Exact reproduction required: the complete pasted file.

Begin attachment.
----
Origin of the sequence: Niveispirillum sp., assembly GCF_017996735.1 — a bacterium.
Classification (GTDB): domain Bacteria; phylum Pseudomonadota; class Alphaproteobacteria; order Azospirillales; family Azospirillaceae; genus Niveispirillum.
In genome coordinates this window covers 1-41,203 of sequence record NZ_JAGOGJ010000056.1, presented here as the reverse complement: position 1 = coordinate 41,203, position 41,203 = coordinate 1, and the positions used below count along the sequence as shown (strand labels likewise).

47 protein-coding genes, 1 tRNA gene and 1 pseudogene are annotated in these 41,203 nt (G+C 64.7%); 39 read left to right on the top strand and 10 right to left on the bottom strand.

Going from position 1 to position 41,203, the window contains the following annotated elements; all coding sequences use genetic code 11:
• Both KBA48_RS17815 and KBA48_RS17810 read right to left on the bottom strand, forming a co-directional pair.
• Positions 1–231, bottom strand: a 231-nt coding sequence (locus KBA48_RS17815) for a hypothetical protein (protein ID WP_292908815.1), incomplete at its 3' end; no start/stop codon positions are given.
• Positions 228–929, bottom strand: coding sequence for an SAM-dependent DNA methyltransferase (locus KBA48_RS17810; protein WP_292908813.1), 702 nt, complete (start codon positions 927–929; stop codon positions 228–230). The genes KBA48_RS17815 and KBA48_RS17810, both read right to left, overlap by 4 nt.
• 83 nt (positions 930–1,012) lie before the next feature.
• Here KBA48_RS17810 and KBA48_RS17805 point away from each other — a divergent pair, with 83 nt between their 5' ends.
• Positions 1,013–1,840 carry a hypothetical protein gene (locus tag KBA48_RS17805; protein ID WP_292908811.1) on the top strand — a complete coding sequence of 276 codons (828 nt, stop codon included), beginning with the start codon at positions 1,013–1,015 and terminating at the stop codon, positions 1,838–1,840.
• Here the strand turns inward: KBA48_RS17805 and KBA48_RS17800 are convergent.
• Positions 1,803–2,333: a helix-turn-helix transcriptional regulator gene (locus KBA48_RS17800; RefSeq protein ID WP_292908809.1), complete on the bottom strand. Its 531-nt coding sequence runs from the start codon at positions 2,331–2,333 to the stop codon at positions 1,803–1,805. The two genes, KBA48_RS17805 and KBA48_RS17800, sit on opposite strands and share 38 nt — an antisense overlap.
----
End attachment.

Origin of the sequence: Niveispirillum sp., assembly GCF_017996735.1 — a bacterium.
Classification (GTDB): domain Bacteria; phylum Pseudomonadota; class Alphaproteobacteria; order Azospirillales; family Azospirillaceae; genus Niveispirillum.
In genome coordinates this window covers 1-41,203 of sequence record NZ_JAGOGJ010000056.1, presented here as the reverse complement: position 1 = coordinate 41,203, position 41,203 = coordinate 1, and the positions used below count along the sequence as shown (strand labels likewise).

47 protein-coding genes, 1 tRNA gene and 1 pseudogene are annotated in these 41,203 nt (G+C 64.7%); 39 read left to right on the top strand and 10 right to left on the bottom strand.

Going from position 1 to position 41,203, the window contains the following annotated elements; all coding sequences use genetic code 11:
• Both KBA48_RS17815 and KBA48_RS17810 read right to left on the bottom strand, forming a co-directional pair.
• Positions 1–231, bottom strand: a 231-nt coding sequence (locus KBA48_RS17815) for a hypothetical protein (protein ID WP_292908815.1), incomplete at its 3' end; no start/stop codon positions are given.
• Positions 228–929, bottom strand: coding sequence for an SAM-dependent DNA methyltransferase (locus KBA48_RS17810; protein WP_292908813.1), 702 nt, complete (start codon positions 927–929; stop codon positions 228–230). The genes KBA48_RS17815 and KBA48_RS17810, both read right to left, overlap by 4 nt.
• 83 nt (positions 930–1,012) lie before the next feature.
• Here KBA48_RS17810 and KBA48_RS17805 point away from each other — a divergent pair, with 83 nt between their 5' ends.
• Positions 1,013–1,840 carry a hypothetical protein gene (locus tag KBA48_RS17805; protein ID WP_292908811.1) on the top strand — a complete coding sequence of 276 codons (828 nt, stop codon included), beginning with the start codon at positions 1,013–1,015 and terminating at the stop codon, positions 1,838–1,840.
• Here the strand turns inward: KBA48_RS17805 and KBA48_RS17800 are convergent.
• Positions 1,803–2,333: a helix-turn-helix transcriptional regulator gene (locus KBA48_RS17800; RefSeq protein ID WP_292908809.1), complete on the bottom strand. Its 531-nt coding sequence runs from the start codon at positions 2,331–2,333 to the stop codon at positions 1,803–1,805. The two genes, KBA48_RS17805 and KBA48_RS17800, sit on opposite strands and share 38 nt — an antisense overlap.